Since the coronavirus hit the headlines, MSCI AC Asia ex Japan declined by 7.5% from its January 2020 highs, but at the time of writing has recouped around one third of this; the Chinese A share markets, which were closed for an extended Lunar New Year holiday, re-opened today and caught up with other regional indices, closing sharply lower on their first day of trading (SSE Composite -9.95% and the China Shenzhen SE A Share Index -6.61%) but made meaningful recoveries since then (SSE recouping 40% of losses and Shenzhen 75%).

Valuations today are higher than in 2003: MSCI AC Asia ex Japan FY1 PER is 15x versus 11.6x at end February 2003 and the FY1 PBR is 1.56x versus 1.23x. It is not obvious to us that this valuation gap will be completely closed during this ‘risk-off’ phase as interest rates are lower today and governments are more primed today to respond to market volatility than in 2003.

Additionally, prior to the outbreak there was accumulating evidence that the global cycle, backed by supportive policy action, was beginning to improve. If the market does move to fresh lows, we expect it will only hold those levels briefly and rebound sharply on the first indications that the number of new cases of infection has peaked.

SARS Timeline
  • November 16: The first case of atypical pneumonia is reported in the Guangdong province in southern China.
  • Feb. 26, 2003 -- First cases of unusual pneumonia reported in Hanoi, Vietnam.
  • Feb 28, 2003 -- World Health Organization officer Carlo Urbani, MD, examines an American businessman with an unknown form of pneumonia in a French hospital in Hanoi, Vietnam. 
  • March 10, 2003 -- Urbani reports an unusual outbreak of the illness, which he calls sudden acute respiratory syndrome or SARS, to the main office of the WHO. He notes that the disease has infected an usually high number of healthcare workers (22) at the hospital. 
  • March 11, 2003 -- A similar outbreak of a mysterious respiratory disease is reported among healthcare workers in Hong Kong. 
  • March 12: The World Health Organization (WHO) issues a global alert for a severe form of pneumonia of unknown origin in persons from China, Vietnam, and Hong Kong.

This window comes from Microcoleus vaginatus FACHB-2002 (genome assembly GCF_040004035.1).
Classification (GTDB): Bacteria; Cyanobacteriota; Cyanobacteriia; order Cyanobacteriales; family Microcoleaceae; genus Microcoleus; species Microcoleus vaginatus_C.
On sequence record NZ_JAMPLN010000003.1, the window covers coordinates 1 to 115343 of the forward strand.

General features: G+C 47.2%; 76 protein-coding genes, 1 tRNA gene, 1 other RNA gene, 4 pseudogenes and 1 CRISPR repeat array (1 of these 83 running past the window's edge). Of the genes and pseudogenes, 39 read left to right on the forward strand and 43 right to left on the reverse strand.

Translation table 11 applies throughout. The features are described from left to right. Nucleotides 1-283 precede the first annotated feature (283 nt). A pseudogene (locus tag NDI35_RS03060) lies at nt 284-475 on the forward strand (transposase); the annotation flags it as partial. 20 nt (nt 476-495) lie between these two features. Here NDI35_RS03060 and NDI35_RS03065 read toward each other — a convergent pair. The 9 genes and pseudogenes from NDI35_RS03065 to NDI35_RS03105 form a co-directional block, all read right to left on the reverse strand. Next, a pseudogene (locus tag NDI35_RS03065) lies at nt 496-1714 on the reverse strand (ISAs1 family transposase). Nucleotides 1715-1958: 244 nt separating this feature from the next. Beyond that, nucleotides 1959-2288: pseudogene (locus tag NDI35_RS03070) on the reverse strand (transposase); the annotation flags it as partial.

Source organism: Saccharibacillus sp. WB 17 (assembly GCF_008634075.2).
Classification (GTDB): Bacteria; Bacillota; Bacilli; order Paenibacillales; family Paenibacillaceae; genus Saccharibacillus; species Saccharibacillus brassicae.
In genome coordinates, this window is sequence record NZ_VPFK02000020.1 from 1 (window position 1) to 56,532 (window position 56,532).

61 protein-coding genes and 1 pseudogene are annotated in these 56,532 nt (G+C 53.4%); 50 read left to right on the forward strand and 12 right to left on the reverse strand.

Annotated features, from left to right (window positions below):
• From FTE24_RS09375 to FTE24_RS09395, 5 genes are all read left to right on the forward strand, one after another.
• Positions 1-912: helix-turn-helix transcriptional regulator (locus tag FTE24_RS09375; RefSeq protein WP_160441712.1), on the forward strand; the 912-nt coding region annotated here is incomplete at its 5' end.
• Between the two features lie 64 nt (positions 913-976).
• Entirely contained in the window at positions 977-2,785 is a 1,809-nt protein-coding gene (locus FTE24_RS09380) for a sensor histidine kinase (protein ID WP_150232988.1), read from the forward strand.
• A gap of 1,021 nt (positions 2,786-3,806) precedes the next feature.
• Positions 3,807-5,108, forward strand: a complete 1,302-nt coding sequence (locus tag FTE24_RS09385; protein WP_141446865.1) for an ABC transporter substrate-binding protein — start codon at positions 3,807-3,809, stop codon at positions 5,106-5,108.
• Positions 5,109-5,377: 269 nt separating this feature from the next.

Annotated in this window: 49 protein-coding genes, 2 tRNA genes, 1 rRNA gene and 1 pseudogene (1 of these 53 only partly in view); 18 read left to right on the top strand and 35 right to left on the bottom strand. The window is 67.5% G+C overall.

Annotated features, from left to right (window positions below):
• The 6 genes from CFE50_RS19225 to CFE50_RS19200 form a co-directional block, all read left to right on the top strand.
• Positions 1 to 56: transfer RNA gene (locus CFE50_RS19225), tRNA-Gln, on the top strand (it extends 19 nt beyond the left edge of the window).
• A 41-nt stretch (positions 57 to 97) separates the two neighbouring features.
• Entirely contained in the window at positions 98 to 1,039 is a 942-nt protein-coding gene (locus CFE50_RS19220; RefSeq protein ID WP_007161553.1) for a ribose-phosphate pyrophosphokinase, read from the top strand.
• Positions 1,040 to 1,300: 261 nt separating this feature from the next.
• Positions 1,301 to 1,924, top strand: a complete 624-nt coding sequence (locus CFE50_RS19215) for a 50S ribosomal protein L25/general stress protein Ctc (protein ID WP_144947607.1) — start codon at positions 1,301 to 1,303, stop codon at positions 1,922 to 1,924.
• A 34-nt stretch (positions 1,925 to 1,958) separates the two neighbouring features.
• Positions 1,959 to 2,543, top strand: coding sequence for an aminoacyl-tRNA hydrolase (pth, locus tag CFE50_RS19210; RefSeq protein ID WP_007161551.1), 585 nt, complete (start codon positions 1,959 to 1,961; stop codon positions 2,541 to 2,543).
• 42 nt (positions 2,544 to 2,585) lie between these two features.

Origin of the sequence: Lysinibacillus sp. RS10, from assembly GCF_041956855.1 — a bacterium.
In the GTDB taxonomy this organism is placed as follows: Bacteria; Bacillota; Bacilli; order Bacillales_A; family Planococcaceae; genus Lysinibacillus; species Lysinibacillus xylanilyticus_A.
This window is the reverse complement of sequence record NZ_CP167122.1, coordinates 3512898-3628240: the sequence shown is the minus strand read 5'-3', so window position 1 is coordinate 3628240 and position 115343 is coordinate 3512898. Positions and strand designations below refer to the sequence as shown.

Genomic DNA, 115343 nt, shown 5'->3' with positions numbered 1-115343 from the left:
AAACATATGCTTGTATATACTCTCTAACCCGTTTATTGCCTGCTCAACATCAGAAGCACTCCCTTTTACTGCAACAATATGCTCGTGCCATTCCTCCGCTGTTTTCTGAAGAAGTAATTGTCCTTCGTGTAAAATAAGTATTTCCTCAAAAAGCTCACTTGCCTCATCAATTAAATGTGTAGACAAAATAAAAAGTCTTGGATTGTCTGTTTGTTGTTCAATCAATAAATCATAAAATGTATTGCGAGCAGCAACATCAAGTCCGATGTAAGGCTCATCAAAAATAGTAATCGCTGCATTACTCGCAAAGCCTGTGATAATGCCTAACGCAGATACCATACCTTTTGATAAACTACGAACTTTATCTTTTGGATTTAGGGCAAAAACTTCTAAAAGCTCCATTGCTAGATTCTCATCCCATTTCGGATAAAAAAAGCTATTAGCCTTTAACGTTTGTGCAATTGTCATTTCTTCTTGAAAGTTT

• March 14: CDC activated its Emergency Operations Center (EOC). 
  • March 15: CDC issues first health alert and hosts media telebriefing about an atypical pneumonia that has been named Severe Acute Respiratory Syndrome (SARS). CDC issues interim guidelines for state and local health departments on SARS. 
  • CDC issues a “Health Alert Notice” for travelers to the United States from Hong Kong, Guangdong Province (China). 
  • March 20: CDC issues infection control precautions for aerosol-generating procedures on patients who are suspected of having SARS. 
  • March 22: CDC issues interim laboratory biosafety guidelines for handling and processing specimens associated with SARS. 
  • March 24: CDC laboratory analysis suggests a new coronavirus may be the cause of SARS. In the United States, 39 suspect cases (to date) had been identified. Of those cases, 32 of 39 had traveled to countries were SARS was reported. 
  • March 27: CDC issues interim domestic guidelines for management of exposures to SARS for healthcare and other institutional settings. 
  • March 28: The SARs outbreak is more widespread. CDC begins utilizing pandemic planning for SARS. 
  • March 29: CDC extended its travel advisory for SARS to include all of mainland China and added Singapore. CDC quarantine staff began meeting planes, cargo ships and cruise ships coming either directly or indirectly to the United States from China, Singapore and Vietnam and also begins distributing health alert cards to travelers.